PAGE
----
Northern Ireland History 1976
Roy Mason took over as the Secretary of State from Merlyn Rees. He was a more strict and uncompromising man who focussed on security and in particular a military defeat of the IRA. In May 1977 a new group formed called the United Unionist Action Council (UUAC). Their prime objective was to have another strike to try and force the hand of the British government to have a Stormont government put back in place. It was not supported by all Unionists however it was by Harry West and the Orange Order. Ian Paisley was also keen to push the strike through but business people and trade unions appeared to have no appetite for it.
The strike went ahead in early May and once again intimidation was used to prevent people getting to work with gangs of UDA members patrolling the street. However after a few days people began slowly drifting back to work when the police and British troops started to clear the main roads, in a move that did not happen in the previous strike. A key element also missing from this strike was the fact that Ian Paisley and Ernest Baird were unable to convince the Electricity Power workers to go on strike.
The remaining strikers also began to feel pressure from the main Protestant churches and when violence claimed the lives of three people, the strike was called off. Paisley had stated that he would resign if the strike failed but then continued on afterwards.
I had just started work when this strike was called and my memory was fresh from the last such strike. There was a difference this time though as none of the barricades were set up and there did not appear to be as much intimidation. I had just started as an apprentice and contacted work to see if it was possible to get to my base in Belfast. Some others had tried to but had been met with some opposition so I was advised to leave it for a couple of days and just report to my local base. Some areas of Antrim had been cordoned off but generally work continued on as normal, but it was yet another of those very tense and divisive times.
Mason's new approach had assured Loyalists they had nothing to fear and paramilitary activity declined as they felt more assured with Mason in charge. Mason also wanted the Royal Ulster Constabulary (RUC) to take the lead role in the security of N.Ireland and for the British army to provide a more supportive role. As internment had been stopped Mason focussed on putting paramilitary, especially IRA members through a criminal system and into jail.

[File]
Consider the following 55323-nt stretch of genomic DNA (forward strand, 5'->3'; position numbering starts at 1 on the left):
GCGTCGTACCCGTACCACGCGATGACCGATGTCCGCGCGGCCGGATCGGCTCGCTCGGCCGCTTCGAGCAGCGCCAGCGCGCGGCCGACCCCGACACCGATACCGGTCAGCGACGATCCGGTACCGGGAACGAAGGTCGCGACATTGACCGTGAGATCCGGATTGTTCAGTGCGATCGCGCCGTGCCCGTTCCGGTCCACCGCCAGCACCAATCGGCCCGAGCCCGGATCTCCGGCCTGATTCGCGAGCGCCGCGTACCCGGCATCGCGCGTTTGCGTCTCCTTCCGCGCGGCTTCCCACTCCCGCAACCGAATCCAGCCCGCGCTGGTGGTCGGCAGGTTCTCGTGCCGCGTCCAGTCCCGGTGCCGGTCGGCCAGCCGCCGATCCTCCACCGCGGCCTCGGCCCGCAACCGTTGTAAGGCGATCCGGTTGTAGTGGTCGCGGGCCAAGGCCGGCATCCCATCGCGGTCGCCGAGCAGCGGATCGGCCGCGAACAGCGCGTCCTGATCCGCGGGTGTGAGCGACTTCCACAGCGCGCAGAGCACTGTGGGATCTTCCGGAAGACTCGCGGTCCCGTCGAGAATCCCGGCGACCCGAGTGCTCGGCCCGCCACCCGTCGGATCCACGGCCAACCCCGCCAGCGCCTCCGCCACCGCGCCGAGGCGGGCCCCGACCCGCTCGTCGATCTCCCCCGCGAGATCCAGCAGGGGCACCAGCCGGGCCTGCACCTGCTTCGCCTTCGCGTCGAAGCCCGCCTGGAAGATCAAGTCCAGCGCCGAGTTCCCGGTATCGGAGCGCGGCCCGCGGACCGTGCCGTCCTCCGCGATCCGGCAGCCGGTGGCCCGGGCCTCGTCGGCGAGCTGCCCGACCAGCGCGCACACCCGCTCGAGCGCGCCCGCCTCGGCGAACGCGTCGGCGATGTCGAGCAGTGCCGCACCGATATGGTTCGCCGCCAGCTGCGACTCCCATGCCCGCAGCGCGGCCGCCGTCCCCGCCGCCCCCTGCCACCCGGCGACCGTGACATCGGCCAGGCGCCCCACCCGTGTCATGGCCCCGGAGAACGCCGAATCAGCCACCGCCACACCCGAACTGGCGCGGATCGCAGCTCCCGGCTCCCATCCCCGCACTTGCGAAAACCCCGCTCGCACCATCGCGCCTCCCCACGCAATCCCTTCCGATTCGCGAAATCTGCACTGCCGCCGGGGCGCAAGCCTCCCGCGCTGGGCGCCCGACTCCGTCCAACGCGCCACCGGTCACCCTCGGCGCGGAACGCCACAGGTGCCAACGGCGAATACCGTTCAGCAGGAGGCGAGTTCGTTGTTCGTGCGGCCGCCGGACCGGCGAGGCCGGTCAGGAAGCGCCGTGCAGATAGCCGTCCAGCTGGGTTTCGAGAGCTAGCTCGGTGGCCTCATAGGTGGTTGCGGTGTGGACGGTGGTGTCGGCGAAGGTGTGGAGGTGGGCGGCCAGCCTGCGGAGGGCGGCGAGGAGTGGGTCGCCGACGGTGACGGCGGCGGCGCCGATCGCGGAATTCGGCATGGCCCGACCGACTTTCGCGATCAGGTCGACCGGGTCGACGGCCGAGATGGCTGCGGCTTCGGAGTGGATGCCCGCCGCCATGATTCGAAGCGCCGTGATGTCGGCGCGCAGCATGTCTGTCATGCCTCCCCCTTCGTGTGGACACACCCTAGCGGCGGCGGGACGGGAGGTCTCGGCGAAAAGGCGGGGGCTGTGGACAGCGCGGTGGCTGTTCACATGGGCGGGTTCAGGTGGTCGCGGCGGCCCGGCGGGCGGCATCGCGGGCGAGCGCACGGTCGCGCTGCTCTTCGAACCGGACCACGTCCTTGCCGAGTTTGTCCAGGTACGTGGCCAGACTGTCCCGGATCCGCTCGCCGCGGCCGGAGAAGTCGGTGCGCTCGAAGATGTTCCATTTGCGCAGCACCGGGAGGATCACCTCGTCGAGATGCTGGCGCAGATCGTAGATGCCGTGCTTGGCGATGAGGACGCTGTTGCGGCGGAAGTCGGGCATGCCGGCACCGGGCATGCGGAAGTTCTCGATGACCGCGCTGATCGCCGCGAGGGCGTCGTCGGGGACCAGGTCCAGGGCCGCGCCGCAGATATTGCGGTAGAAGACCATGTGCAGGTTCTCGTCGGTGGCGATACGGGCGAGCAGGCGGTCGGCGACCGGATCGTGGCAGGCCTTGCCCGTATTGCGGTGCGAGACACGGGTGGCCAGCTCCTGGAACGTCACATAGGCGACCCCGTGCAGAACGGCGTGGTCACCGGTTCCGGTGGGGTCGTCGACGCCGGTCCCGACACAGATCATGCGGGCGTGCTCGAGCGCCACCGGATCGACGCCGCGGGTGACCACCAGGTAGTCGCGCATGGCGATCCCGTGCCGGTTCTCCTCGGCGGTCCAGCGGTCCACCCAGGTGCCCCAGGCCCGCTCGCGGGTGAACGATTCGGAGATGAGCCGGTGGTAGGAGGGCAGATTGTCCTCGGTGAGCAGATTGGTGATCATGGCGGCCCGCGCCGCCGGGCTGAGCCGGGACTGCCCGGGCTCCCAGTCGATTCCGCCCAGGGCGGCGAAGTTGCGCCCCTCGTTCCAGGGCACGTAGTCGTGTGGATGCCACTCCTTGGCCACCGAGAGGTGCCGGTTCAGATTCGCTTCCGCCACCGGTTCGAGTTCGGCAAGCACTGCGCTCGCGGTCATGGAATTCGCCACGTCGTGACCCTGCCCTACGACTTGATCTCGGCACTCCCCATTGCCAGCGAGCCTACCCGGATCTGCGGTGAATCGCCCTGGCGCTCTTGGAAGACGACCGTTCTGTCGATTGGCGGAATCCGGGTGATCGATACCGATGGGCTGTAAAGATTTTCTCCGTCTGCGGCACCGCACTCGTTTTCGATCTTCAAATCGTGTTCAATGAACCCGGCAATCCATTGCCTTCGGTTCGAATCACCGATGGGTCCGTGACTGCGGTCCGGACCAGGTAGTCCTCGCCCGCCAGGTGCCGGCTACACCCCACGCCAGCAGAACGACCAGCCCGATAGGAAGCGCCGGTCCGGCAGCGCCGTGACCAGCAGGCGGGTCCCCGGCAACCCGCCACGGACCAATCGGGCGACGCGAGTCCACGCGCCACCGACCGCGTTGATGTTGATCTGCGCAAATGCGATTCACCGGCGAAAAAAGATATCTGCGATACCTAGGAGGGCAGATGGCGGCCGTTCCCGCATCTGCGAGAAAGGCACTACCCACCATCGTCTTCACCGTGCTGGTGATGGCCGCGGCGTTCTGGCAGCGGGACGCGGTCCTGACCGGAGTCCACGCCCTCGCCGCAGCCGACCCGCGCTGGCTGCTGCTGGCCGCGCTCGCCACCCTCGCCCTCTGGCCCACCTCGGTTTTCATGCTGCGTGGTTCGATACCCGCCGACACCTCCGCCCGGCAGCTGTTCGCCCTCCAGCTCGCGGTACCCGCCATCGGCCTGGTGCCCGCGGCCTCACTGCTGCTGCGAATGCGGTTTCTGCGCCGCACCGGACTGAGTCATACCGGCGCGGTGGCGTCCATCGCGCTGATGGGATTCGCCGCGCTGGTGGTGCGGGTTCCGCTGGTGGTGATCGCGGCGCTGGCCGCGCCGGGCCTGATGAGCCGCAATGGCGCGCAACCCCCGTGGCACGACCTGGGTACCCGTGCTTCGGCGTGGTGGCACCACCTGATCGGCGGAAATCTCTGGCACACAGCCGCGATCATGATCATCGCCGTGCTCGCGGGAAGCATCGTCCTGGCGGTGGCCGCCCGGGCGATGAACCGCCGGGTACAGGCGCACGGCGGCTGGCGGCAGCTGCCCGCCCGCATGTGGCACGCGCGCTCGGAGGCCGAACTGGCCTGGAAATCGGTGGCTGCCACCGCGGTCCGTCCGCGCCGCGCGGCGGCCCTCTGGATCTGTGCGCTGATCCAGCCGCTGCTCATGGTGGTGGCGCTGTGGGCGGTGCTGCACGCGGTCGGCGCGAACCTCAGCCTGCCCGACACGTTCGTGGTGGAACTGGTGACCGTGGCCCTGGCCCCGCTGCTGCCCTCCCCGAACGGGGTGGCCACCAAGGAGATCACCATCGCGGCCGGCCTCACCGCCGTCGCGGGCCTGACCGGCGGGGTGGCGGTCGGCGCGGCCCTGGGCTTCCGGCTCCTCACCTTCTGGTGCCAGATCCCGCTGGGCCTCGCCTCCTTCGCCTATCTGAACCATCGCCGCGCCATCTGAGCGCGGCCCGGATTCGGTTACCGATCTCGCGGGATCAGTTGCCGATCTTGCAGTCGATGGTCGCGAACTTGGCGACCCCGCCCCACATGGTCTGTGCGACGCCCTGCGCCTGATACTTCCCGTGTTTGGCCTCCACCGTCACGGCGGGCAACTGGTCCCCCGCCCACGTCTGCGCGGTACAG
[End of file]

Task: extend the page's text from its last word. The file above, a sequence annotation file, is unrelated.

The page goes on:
Northern Ireland History 1976 - Diplock SystemSince the beginning of the Troubles, juries had been abolished for fear of intimidation and had been replaced with a system known as the "Diplock" system. This was simply a single judge making a legal decision on any case brought before him.
The best way of convincing a judge was twofold: confessions and forensic evidence. These became the policies of the RUC and an interrogation centre was created in Castlereagh in East Belfast and many paramilitaries rounded up and taken there.
Both loyalists and republicans complained that brutality had taken place in Castlereagh and that confessions had been extracted under violence and coercion, through a sustained period of systematic torture. I do remember talking to a guy one night in a bar that had been “lifted” by the RUC. He told me he had been taken to Castlereagh and that he had been beaten up quite a bit. All I can tell you was that he did have bruises around his kidney area and he now had a deep hatred for the police. He told me he had done nothing and was just walking home from a friend’s house in the Rathcoole area of North Belfast.
I heard other similar stories like this over this time period. One other notable difference was to happen as the SAS staged ambushes and shot dead members of the IRA. This started the allegations of a “shoot to kill” policy by the British government.
Northern Ireland History 1976 - Political StagnationPolitically N.Ireland seemed to be going nowhere and John Hume of the SDLP then tried to bring N.Ireland into the International scene by making it an Anglo-Irish affair and involving Irish friendly politicians in the USA. Up until then the USA had viewed Ireland in a very patriotic way, not that aware of Unionism and supportive of the Irish fighting for their freedom. It was always what is probably best described as a romantic relationship and somewhat ideal, rather than an understanding of the complex political situation. As such it was a rich source of money raising and gun-running for the IRA.